, Volume 103, Issue 8, pp 631-640
Date: 19 Mar 2014

Development of a risk score for outcome after transcatheter aortic valve implantation

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Transcatheter aortic valve implantation (TAVI) is an increasingly common procedure in elderly and multimorbid patients with aortic stenosis. We aimed at developing a pre-procedural risk evaluation scheme beyond current surgical risk scores.


We developed a risk algorithm for 1-year mortality in two cohorts consisting of 845 patients undergoing routine TAVI procedures by commercially available devices, mean age 80.9 ± 6.5, 51 % women. Clinical variables were determined at baseline. Multivariable Cox regression related clinical data to mortality (n = 207 deaths).


To account for variability related to age and sex and by enrolment site we forced age, sex, and cohort into the score model. Body mass index, estimated glomerular filtration rate, hemoglobin, pulmonary hypertension, mean transvalvular gradient and left ventricular ejection fraction at baseline were most strongly associated with mortality and entered the risk prediction algorithm [C-statistic 0.66, 95 % confidence interval (CI) 0.61–0.70, calibration χ 2-statistic = 6.51; P = 0.69]. Net reclassification improvement compared to existing surgical risk predication schemes was positive. The score showed reasonable model fit and calibration in external validation in 333 patients, N = 55 deaths (C-statistic 0.60, 95 % CI 0.52–0.68; calibration χ 2-statistic = 16.2; P = 0.06). Additional measurement of B-type natriuretic peptide and troponin I did not improve the C-statistic. Frailty increased the C-statistic to 0.71, 95 % CI 0.65–0.76.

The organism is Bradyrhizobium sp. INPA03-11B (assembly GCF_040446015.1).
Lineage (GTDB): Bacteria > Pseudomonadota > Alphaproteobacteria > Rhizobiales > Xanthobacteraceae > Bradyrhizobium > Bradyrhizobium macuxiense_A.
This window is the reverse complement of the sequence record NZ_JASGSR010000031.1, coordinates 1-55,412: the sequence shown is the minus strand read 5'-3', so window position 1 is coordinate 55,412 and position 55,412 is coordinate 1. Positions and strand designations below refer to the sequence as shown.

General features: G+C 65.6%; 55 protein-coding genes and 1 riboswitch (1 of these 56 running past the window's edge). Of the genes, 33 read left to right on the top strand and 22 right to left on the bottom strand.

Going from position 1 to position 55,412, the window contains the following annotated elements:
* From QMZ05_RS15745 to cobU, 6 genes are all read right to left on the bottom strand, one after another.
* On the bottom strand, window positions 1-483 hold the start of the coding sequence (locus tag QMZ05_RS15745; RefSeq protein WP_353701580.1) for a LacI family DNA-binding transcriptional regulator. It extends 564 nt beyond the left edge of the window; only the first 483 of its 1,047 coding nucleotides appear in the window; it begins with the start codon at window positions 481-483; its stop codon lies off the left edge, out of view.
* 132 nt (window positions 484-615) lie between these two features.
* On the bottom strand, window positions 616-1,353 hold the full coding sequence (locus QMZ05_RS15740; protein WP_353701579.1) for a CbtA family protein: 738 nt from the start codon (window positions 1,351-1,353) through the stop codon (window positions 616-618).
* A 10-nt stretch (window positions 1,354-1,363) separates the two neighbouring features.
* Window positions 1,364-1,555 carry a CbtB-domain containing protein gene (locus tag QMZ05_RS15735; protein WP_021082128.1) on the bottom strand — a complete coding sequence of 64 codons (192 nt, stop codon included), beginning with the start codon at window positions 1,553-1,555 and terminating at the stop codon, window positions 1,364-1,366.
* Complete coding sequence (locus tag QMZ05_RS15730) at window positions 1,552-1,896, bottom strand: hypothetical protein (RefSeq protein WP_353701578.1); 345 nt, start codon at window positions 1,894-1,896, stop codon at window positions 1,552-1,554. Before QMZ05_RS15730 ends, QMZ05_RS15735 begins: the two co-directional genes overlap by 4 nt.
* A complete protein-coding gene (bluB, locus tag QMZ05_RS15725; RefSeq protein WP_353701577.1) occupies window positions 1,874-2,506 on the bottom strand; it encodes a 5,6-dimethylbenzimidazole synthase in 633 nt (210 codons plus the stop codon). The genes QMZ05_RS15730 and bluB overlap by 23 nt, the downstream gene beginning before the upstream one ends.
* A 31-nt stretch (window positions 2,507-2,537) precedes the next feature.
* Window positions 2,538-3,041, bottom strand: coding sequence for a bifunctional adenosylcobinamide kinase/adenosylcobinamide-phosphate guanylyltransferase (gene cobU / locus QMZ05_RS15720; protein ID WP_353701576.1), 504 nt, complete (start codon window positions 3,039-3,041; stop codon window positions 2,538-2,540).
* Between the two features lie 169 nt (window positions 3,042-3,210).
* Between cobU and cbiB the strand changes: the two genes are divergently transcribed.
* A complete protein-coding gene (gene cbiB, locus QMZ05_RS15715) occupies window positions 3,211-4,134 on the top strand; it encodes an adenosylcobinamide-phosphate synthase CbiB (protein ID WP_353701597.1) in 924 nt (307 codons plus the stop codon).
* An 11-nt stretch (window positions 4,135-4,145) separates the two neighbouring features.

We present a new risk evaluation tool derived and validated in routine TAVI cohorts that predicts 1-year mortality. Biomarkers only marginally improved risk prediction. Frailty increased the discriminatory ability of the score and needs to be considered. Risk algorithms specific for TAVI may help to guide decision-making when patients are evaluated for TAVI.

The first (Moritz Seiffert, Jan-Malte Sinning) and last authors (Nikos Werner and Renate B. Schnabel) contributed equally to the work.